THEATRE REVIEW: 946 The Amazing Story of Adolphus Tipps ★★★★★

946: The Amazing Story of Adolphus Tips
Birmingham REP Theatre
Thursday 6th October 2016

If you have read any of my previous reviews from Kneehigh, you will know that they are my favourite theatre company out there; their production of The Wilde Bride that I saw in November 2011 is the reason why I fell in love with theatre and wanted to pursue it as a career. Over the 5 years I have managed to see several more of their productions, and all of them, just like tonight's 946, have left me falling in love with them over and over, and what's so special is that I will be watching this production twice more over the coming months in Warwick and Bristol.

There are so many things I would want to say about this production that this review won't do justice, because everything about this production really was astonishing! Kneehigh are renowned for their music and 946 is no exception, making an angelic to toe tapping underscore that works incredibly well in this production, and it's really nice to see the cast interact with the band, but the way that the band also are actors makes this performance slick, especially from Adam Sopp, who plays the drums in the band but then transforms to play evacuee Barry in the story of Tipps, and has a realism to him through the chemistry provided by Katy Owen, who portrays Lily Tregenza, a young 12 year old girl, who is the owner of Tipps, her cat.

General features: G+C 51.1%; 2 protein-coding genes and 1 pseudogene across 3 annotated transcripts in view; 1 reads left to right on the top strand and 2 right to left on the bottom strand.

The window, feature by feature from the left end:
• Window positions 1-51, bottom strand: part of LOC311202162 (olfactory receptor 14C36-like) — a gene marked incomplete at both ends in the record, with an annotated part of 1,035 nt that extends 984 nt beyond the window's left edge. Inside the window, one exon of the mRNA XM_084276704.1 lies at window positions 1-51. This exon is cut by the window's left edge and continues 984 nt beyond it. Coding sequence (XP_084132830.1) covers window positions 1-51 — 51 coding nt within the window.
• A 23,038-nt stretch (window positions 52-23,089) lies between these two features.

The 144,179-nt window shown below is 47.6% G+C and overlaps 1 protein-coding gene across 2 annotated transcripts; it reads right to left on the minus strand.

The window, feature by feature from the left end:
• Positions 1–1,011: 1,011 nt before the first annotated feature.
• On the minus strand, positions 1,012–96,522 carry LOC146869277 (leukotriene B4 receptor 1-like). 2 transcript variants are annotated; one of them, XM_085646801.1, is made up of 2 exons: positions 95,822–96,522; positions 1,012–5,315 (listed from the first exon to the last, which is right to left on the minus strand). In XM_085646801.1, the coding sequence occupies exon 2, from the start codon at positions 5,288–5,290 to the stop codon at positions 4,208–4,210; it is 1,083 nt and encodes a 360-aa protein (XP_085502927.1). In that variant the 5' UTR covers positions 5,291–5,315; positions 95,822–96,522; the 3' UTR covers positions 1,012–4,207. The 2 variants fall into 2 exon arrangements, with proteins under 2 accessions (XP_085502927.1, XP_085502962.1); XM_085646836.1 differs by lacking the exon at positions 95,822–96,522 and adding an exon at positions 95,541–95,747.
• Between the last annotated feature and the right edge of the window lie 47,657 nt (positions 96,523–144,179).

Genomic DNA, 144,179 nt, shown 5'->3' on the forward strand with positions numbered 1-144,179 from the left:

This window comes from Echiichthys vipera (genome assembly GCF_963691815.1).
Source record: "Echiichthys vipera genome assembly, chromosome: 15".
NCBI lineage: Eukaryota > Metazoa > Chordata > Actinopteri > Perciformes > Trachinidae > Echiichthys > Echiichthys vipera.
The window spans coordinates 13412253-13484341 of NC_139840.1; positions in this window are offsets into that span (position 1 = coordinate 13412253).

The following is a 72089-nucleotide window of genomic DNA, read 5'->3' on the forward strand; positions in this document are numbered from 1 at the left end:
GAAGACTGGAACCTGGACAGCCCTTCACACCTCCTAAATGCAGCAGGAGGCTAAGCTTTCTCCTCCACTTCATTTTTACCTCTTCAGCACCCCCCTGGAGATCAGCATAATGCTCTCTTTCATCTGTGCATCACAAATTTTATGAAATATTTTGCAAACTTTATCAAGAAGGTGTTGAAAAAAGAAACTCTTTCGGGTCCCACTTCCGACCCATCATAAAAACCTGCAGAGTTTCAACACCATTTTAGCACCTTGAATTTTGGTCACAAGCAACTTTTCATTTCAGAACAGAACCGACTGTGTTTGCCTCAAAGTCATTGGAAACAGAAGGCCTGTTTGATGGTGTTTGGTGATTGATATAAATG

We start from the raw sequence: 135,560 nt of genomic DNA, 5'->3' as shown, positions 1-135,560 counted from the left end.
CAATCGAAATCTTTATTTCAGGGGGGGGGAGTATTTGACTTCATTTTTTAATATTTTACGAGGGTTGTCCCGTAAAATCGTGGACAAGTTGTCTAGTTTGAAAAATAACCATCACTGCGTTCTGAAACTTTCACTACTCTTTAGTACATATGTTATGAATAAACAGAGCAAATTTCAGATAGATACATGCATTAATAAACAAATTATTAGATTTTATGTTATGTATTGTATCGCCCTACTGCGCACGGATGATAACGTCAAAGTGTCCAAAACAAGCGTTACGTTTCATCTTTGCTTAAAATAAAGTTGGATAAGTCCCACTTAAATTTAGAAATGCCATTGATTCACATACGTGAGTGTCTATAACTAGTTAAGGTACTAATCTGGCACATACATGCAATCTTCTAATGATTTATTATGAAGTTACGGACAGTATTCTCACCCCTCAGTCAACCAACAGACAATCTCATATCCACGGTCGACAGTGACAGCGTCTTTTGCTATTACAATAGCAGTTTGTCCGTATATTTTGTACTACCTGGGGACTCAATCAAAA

Puppetry is also something established with Kneehigh is every production they do, and this is no different here, from miniature houses and characters, as well as chickens, a dog, and sheep, and it just really adds to the atmosphere of Slapton Sands, the setting to this production, in Devon, 1944.

The comedy timing in this production is also extremely well executed, and the moment where Winston Churchill and Adolf Hitler play a game of Rock, Paper, Scissors, is such a surreal experience I have ever seen in theatre that I will not forget this anytime soon. With Comedy though they has to be a bit of realism in this story, as we know this production is set around World War 2; Lily’s dad is on the frontline, Barry is an evacuee and his father has passed, and just the way this is executed on stage in such a way that can still keep the audience smiling throughout from the subtlety in this performance is something that has clearly had a lot of thought gone into when creating this beautiful piece of theatre, and something that isn't seen that much in the industry.

Overall, 946 is an extraordinary pjece of theatre made for everyone, children to grandparents alike, and runs in Birmingham until Saturday 15th October, before touring around the UK & USA in the upcoming months.


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